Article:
7

How do I create a UIImageView in code, instead of creating it in my xib file?

10
UIImageView *someImageView = [[UIImageView alloc] initWithFrame:someRect];
someImageView.image = someImage;
[self.view addSubview:someImageView];

Easy as pie! :D

You might wanna check the apple docs too: http://developer.apple.com/library/ios/#documentation/uikit/reference/UIImageView_Class/Reference/Reference.html

  • should this be UIImageView *someImageView and someImageView.image = someImage; ? – DelightedD0D Feb 5 '14 at 10:50
  • well i be damned. Yes it should've xD copying code and adjusting to general snippets seems to be hard xD – Totumus Maximus Feb 6 '14 at 7:02
20

You can create seperately a UIImage, and create your UIImageView from your UIImage.

UIImage *myImage = [UIImage imageNamed:@"great_pic.png"];
UIImageView *myImageView = [[UIImageView alloc] initWithImage:myImage];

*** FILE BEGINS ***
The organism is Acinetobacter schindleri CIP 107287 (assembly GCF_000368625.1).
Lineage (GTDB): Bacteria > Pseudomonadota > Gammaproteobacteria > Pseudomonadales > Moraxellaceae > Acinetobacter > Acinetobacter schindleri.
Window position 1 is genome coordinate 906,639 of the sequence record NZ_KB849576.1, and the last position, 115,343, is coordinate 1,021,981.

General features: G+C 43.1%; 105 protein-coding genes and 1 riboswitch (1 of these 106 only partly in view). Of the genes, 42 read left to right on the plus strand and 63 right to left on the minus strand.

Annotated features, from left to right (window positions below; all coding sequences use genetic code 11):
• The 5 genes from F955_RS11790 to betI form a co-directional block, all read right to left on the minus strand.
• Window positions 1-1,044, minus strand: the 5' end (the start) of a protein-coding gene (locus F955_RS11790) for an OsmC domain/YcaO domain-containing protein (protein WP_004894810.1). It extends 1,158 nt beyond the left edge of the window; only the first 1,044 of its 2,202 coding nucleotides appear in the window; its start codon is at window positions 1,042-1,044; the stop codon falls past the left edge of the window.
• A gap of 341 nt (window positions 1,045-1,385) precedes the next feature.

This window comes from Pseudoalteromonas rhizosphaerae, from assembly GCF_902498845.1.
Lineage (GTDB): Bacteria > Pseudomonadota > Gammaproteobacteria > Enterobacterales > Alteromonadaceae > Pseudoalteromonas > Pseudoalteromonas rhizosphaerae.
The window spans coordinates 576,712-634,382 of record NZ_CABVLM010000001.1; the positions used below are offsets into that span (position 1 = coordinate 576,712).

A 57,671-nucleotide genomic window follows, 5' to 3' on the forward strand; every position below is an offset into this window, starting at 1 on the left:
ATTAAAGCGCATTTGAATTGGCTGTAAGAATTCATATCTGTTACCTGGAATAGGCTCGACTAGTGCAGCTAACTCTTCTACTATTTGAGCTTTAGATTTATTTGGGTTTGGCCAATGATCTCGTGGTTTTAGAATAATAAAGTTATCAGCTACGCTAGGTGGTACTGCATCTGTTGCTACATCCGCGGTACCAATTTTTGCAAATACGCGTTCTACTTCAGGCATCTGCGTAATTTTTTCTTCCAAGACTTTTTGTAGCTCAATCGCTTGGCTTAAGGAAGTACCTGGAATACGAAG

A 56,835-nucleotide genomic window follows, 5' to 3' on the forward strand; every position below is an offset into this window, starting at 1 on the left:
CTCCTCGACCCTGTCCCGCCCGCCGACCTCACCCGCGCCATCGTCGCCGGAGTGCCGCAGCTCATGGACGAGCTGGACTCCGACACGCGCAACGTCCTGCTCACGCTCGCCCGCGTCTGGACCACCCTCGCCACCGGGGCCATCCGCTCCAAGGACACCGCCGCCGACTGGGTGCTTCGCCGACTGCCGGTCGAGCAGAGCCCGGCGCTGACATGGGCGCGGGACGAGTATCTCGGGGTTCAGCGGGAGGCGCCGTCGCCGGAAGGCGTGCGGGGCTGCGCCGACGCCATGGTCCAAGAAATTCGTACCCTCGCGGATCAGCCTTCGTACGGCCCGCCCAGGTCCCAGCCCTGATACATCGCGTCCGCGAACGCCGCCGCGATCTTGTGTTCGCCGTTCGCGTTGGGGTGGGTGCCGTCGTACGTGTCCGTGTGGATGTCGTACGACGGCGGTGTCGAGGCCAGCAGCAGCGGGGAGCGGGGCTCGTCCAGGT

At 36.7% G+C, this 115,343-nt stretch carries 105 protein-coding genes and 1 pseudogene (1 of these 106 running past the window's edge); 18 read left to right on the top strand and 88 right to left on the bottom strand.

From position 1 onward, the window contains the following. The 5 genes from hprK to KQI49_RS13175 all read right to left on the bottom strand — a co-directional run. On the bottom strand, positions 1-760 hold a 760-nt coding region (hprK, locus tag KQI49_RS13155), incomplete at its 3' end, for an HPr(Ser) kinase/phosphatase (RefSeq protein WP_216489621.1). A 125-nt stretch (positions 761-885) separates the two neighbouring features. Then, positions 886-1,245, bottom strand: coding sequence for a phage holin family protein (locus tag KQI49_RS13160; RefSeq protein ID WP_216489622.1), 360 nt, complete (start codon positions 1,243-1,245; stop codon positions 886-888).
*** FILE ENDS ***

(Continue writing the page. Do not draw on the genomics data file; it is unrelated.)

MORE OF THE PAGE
Then, set the size of your UIImageView

[myImageView setFrame:CGRectMake(0, 0, 100, 200)];

Do whatever you want with your image, but don't forget to release it.

[anotherView addSubview:myImageView];
[myImageView release];
  • 4
    If developing in Xcode 4.2 with ARC (Automatic Reference Counting) enabled, you do not need to (indeed, you must not) do [myImageView release]; as ARC handles the release of objects for you. – Jonathan Ellis Oct 25 '11 at 16:04
5

The answers so far are more complex than they need to be: initWithImage: “adjusts the frame of the receiver to match the size of the specified image.” So all you need is

UIImageView* v = [[UIImageView alloc] initWithImage: someImage];
3
UIImageView *imageView = [[UIImageView alloc] initWithFrame:CGRectMake(100, 7, 190, 23];
tabNameBackGround.image = [UIImage imageNamed:@"a.png"];
[self.view addSubview:imageView];

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